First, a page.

Designing Courses for Higher Education

By Susan Toohey | Go to book overview

4
Thinking about Goals
and Content
If we believe that higher education amounts to more than the sum of the knowledge and skills which we acquire through studying different topics; if we subscribe to the idea that learning has the potential to transform our understanding of the way the world works and the way we operate within it; then we need to consider the larger goals of our programme of study. And to be of most value, programme goals need to be clarified very early in the course design process so that choices about content, structure and learning activities can be made with goals in mind.Thinking about our beliefs about education and the outcomes which we value most highly is a starting point for determining what we might aim to achieve in a particular course. Discussion with colleagues who will teach on the course is invaluable, and input from current practitioners and community contacts can help in deciding whether one factor or another needs to be emphasized for this particular time or context.
The desirable qualities of graduates
A considerable amount of work has recently been done in different quarters in attempting to define what might be the expected outcomes of a university education, in whatever field. In the UK the Higher Education Quality Council (HEQC) has suggested that the award of a degree is likely to signify at least three kinds of achievement. These they characterize as:
field-specific knowledge — the possession of a body of knowledge and other qualities particular to the field (or fields) studied;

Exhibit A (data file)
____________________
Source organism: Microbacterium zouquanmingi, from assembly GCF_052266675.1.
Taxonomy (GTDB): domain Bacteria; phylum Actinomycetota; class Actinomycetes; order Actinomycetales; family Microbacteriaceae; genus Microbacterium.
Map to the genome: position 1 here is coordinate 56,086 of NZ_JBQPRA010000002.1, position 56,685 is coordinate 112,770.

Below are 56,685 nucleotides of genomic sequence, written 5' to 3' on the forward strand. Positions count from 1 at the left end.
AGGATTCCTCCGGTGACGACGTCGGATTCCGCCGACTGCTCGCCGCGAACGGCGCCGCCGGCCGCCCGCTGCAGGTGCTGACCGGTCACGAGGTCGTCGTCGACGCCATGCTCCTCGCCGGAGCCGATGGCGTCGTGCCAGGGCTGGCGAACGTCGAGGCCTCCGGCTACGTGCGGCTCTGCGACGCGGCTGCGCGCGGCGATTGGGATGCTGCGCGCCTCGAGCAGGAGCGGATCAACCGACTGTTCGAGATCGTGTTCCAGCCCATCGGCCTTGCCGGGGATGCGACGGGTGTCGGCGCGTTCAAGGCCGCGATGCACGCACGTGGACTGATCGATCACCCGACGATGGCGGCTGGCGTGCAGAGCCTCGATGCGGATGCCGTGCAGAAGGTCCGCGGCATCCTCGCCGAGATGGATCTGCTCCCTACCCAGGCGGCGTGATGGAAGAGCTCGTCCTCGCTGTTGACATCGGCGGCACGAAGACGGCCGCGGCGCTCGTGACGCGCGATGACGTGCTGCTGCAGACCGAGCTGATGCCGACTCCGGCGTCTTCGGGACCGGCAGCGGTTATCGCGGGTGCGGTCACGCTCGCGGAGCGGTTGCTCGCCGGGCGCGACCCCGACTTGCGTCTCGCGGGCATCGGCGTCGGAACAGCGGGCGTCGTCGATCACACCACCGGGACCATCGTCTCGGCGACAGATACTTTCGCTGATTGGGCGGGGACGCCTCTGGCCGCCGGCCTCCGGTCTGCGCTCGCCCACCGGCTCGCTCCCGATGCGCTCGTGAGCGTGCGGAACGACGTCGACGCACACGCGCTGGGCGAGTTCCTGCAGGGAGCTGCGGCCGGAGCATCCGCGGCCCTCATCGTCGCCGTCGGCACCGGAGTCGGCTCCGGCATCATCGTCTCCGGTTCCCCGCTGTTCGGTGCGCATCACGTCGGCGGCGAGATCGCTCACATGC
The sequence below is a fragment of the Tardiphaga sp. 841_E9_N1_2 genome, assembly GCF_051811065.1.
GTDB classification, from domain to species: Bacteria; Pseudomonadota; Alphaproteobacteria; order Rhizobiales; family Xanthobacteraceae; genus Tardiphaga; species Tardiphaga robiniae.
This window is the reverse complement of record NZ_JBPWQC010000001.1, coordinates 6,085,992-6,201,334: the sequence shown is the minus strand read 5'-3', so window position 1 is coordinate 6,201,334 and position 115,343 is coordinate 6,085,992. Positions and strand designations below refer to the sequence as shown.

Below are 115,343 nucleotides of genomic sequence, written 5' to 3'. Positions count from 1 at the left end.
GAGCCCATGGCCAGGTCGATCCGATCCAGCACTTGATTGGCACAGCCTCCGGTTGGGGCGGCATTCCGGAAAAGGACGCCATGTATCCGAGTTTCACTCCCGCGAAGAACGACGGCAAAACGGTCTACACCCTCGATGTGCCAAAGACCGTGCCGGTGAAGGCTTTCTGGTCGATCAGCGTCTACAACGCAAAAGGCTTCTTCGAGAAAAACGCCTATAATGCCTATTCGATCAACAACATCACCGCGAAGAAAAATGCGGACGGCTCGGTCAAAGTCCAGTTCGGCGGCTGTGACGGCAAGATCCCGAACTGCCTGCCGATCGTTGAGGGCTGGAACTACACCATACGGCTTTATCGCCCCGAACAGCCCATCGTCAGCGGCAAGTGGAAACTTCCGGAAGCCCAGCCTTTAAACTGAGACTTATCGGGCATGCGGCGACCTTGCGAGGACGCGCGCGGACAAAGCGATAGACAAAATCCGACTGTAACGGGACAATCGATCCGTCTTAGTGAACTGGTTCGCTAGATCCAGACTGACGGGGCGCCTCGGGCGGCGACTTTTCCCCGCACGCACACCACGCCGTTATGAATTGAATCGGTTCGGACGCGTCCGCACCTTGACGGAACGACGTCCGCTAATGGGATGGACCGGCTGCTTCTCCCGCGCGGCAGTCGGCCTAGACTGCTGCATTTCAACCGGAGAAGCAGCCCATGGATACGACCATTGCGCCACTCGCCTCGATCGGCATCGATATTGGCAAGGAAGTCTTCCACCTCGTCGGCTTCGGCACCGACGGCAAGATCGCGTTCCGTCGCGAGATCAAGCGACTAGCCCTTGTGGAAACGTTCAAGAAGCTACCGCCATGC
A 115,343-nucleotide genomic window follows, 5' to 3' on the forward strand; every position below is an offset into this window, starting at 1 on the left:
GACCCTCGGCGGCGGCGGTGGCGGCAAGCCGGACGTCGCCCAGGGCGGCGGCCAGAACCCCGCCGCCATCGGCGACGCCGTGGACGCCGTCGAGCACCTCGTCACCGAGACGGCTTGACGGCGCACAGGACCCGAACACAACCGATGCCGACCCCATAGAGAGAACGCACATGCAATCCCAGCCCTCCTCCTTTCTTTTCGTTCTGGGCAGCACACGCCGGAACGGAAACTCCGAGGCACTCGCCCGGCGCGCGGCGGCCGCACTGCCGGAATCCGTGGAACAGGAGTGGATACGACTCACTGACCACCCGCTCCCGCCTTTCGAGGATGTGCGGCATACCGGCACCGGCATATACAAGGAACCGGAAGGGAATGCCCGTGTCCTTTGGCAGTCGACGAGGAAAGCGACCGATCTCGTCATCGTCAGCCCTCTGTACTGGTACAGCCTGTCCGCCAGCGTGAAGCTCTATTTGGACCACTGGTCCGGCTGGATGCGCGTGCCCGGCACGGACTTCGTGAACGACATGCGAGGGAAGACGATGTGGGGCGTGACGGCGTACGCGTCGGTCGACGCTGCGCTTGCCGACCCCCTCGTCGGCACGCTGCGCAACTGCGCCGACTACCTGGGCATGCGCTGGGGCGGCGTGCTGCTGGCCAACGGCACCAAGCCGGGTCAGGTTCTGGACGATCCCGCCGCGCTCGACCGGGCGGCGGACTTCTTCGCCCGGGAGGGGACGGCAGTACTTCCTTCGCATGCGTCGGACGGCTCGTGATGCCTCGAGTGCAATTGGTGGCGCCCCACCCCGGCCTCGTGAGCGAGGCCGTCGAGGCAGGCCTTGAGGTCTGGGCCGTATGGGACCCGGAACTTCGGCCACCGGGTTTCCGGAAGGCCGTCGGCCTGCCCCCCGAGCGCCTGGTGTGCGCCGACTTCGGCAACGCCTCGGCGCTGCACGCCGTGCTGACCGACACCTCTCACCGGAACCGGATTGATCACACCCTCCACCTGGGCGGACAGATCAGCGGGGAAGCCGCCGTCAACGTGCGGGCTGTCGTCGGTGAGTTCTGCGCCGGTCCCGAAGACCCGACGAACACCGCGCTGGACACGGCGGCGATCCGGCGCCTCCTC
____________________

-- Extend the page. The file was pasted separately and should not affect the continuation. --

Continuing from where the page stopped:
shared attributes — the possession of certain more general attributes that might be common to graduates from families of degrees, whether associated by cognate subject matter and/or approach (such as the life sciences or the performing arts);

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Designing Courses for Higher Education
Table of contents

Table of contents

  • Title Page *
  • Contents *
  • Acknowledgements *
  • Introduction 1
  • 1: Pressures for Change 4
  • 2: The Course Design Process 21
  • 3: Beliefs, Values and Ideologies in Course Design 44
  • 4: Thinking About Goals and Content 70
  • 5: The Structure of the Course 91
  • 6: Making Learning Opportunities More Flexible 113
  • 7: Deciding on Goals and Objectives for Units of Study 130
  • 8: Choosing Teaching Strategies 152
  • 9: Assessment 167
  • 10: Implementing the New Course 187
  • References 205
  • Index 211
  • The Society for Research into Higher Education 217
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